Developer Edward J. Minskoff Equities abandoned plans to build a 635-room dormitory in a rapidly-changing section of Long Island City in order to concentrate on larger projects in Manhattan, the company’s president said.
Edward Minskoff, president of the commercial firm, had sought to build the 19-story tower on the property at 30-30 Northern Boulevard in Queens Plaza.
He sold it to Long Island City-based Alma Realty, which paid $21.5 million for the 238,000-square-foot building and the 103,000-square-foot parcel under it on Jan. 27, city property records published last Friday show. The sale went into contract in September 2010.
The Queens Plaza neighborhood is undergoing a transformation thanks to the city’s rehabilitation of the streets underneath the elevated N and 7 trains, as well as the completion of Tishman Speyer’s $316 million Gotham Center Tower office building. Yet brokers said the site still presents challenges because it faces the elevated subway tracks.
This purchase was not Alma Realty’s only acquisition in January. It also paid $4.95 million for two apartment buildings with a total of 36 residential units in Manhattan, at 1619 and 1627 Amsterdam Avenue, data from PropertyShark.com shows.
Minskoff’s dormitory was slated to house 1,640 students on the parcel wedged between the elevated N train and Sunnyside Yards. He bought the site in 2006 for $15.75 million, city records show.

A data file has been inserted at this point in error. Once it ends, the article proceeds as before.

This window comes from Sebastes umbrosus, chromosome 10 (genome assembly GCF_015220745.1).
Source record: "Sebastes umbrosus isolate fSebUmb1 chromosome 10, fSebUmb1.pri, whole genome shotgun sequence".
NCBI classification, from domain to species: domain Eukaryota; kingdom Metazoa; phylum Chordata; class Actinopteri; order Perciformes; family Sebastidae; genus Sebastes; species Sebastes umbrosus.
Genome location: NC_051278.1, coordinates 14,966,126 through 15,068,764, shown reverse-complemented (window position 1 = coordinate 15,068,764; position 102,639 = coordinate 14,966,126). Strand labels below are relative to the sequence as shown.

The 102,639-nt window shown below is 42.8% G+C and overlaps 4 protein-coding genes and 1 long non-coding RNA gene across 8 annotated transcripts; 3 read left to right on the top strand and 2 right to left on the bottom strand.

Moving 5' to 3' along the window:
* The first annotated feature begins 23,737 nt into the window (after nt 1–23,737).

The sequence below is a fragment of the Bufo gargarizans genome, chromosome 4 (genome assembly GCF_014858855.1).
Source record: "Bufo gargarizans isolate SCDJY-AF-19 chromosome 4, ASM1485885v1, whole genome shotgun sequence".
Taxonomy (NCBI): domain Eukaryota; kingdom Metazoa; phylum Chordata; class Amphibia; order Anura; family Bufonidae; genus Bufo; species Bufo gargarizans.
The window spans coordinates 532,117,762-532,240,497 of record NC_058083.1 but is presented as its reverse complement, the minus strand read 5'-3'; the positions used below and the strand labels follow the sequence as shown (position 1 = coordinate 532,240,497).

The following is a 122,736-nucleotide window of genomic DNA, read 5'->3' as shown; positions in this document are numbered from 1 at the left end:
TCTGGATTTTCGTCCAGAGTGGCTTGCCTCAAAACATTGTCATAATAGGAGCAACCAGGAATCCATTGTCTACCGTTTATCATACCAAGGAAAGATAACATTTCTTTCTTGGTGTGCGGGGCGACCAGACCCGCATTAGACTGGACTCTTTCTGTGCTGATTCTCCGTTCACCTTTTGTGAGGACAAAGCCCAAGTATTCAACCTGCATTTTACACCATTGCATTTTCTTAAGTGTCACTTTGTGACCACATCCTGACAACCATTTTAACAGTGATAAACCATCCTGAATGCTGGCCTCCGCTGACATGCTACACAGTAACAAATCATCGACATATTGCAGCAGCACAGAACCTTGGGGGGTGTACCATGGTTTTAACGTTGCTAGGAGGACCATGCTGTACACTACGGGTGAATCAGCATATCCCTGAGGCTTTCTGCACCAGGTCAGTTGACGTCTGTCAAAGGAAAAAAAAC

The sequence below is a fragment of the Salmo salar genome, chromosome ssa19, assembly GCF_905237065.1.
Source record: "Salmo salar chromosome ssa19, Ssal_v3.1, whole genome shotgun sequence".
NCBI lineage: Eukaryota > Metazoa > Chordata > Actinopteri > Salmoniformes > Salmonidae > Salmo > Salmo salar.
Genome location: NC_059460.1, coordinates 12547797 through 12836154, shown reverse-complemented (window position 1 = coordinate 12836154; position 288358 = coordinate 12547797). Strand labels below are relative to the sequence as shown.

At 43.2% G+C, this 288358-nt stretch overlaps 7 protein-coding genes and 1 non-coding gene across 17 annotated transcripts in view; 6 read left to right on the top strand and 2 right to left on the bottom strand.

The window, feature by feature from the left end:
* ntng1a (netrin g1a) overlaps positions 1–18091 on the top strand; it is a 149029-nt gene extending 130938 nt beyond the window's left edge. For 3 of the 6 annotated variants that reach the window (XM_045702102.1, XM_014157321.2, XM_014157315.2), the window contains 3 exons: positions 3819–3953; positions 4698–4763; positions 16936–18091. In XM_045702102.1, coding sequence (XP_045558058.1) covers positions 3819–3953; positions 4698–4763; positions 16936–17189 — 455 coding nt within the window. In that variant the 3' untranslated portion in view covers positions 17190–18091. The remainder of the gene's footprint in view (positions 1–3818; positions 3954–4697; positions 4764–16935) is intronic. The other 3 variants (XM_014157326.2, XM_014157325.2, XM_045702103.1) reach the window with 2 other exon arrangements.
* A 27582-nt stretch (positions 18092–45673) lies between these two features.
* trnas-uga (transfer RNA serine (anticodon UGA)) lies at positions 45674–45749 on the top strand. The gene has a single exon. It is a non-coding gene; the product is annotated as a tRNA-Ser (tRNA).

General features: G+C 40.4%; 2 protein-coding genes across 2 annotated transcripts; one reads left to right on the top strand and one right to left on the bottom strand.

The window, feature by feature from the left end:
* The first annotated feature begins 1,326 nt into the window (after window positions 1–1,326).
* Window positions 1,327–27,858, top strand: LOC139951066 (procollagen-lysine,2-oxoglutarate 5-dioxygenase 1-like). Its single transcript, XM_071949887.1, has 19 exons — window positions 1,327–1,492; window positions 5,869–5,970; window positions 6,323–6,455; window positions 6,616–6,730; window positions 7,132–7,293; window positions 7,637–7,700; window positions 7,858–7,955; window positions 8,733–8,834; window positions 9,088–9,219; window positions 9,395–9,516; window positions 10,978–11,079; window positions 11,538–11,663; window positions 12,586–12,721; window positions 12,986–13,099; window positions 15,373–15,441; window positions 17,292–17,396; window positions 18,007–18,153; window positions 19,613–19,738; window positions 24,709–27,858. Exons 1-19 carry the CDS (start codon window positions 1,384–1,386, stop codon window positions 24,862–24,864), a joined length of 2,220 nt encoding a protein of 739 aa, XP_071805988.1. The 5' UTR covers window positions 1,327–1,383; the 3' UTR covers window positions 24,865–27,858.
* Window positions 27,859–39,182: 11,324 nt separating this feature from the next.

Minskoff told The Real Deal that he accepted the Alma Realty offer so he could concentrate on other projects, including the 430,000-square-foot office building at 51 Astor Place set to break ground in July, and the rehabilitation of 101 Sixth Avenue in Hudson Square.
“Since we have three other major projects that have priority for me right now, we accepted the offer and we are focusing on the other three projects that we are in the middle of,” he said. Minskoff said he has two other transactions in the works, but he would not elaborate.
Investment sales broker Shay Zach, of Itzhaki Properties, said the low price of about $90 per square foot for a building located in a manufacturing zone could justify its use as a warehouse. The site sold for $42 per buildable square foot.
“It looks to me like a warehouse trade,” he said.
Alma Realty did not return calls seeking comment. But the Department of Buildings issued a permit to the company in February to make repairs that would clear six building violations on the structure that existed before and on Minskoff’s watch. The repairs were estimated to cost $1.7 million.
The site is zoned for manufacturing and would have required a zoning variance to provide student housing.
Minskoff’s plans for a 525,000-square-foot commercial and dorm building were filed in January 2010, but were never approved, city records show.
An industry source familiar with Alma’s purchase said the firm has not yet decided what to do with the property.